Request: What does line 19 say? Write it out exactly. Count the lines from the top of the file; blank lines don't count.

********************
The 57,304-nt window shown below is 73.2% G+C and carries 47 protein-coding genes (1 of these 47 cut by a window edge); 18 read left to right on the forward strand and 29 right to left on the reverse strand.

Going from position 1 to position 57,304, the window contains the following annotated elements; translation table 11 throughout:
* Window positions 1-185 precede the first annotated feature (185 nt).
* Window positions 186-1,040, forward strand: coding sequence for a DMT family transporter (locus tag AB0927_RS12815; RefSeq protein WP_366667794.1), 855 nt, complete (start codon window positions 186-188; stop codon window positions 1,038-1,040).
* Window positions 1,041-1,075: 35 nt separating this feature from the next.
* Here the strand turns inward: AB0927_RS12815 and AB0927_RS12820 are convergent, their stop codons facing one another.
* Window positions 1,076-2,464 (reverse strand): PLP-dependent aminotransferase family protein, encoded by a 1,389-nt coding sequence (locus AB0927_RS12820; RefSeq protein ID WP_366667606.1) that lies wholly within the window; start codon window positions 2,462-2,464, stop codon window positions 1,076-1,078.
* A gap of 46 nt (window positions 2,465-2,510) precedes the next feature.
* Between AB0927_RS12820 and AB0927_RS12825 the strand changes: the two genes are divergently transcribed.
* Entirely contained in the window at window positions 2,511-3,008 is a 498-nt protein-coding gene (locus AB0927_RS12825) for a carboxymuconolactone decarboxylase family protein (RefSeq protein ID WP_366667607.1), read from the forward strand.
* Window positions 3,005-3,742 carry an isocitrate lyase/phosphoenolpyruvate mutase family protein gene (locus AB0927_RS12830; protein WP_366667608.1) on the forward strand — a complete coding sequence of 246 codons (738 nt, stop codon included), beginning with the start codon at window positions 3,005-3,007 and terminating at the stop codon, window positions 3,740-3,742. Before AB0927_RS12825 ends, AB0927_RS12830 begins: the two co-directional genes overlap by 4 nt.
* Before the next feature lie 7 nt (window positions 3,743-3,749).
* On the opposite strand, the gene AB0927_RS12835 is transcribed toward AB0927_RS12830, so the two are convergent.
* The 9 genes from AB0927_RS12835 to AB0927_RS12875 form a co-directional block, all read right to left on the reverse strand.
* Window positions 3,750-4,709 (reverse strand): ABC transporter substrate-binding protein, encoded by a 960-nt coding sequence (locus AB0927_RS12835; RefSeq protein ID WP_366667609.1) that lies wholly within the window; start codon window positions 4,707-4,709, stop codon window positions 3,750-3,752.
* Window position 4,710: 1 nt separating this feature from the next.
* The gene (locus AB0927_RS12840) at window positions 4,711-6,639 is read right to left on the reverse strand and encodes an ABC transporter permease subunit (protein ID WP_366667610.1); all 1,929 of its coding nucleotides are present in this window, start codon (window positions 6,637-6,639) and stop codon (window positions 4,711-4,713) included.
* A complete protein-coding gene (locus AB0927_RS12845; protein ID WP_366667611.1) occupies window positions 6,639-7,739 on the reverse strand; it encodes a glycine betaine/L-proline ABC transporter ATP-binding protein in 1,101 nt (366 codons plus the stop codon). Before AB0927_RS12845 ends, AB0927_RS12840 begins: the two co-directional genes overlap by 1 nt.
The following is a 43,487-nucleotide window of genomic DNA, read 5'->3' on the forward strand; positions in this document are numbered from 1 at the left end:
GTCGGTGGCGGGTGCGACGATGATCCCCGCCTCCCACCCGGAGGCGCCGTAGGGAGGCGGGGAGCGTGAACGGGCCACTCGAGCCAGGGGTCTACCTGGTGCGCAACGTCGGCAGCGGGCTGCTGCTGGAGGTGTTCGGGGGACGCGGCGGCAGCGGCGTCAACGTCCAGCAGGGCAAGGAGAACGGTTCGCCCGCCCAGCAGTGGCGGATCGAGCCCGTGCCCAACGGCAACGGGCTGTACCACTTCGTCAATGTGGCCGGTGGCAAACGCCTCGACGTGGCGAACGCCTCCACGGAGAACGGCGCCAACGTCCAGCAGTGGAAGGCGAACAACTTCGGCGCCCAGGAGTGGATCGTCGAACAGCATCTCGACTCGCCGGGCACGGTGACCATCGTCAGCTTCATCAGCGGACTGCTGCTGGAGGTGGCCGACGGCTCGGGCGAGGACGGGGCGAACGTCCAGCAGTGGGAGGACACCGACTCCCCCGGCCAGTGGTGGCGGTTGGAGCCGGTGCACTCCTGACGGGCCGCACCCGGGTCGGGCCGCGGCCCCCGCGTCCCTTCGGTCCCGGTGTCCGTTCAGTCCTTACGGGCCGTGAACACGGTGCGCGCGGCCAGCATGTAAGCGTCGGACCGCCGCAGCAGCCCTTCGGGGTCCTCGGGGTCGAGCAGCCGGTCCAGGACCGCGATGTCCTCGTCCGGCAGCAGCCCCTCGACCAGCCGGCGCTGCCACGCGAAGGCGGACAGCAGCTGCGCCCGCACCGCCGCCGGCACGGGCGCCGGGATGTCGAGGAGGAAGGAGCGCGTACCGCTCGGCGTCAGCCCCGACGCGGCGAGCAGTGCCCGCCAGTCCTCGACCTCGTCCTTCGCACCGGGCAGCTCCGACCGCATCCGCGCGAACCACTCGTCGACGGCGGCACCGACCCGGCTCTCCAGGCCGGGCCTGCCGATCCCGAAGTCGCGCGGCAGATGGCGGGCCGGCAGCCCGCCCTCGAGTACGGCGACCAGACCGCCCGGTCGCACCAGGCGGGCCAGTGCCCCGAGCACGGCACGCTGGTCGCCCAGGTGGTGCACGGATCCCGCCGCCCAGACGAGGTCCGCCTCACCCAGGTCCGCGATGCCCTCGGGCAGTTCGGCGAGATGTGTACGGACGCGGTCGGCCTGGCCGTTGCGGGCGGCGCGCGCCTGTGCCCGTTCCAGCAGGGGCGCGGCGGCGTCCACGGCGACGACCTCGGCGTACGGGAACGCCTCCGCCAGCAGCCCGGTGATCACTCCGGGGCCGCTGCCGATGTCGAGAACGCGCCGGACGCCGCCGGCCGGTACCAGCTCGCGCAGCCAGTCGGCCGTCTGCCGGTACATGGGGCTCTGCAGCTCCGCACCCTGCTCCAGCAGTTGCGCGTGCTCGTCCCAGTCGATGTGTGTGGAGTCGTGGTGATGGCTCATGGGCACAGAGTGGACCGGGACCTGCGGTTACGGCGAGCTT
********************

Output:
The following is a 43,487-nucleotide window of genomic DNA, read 5'->3' on the forward strand; positions in this document are numbered from 1 at the left end: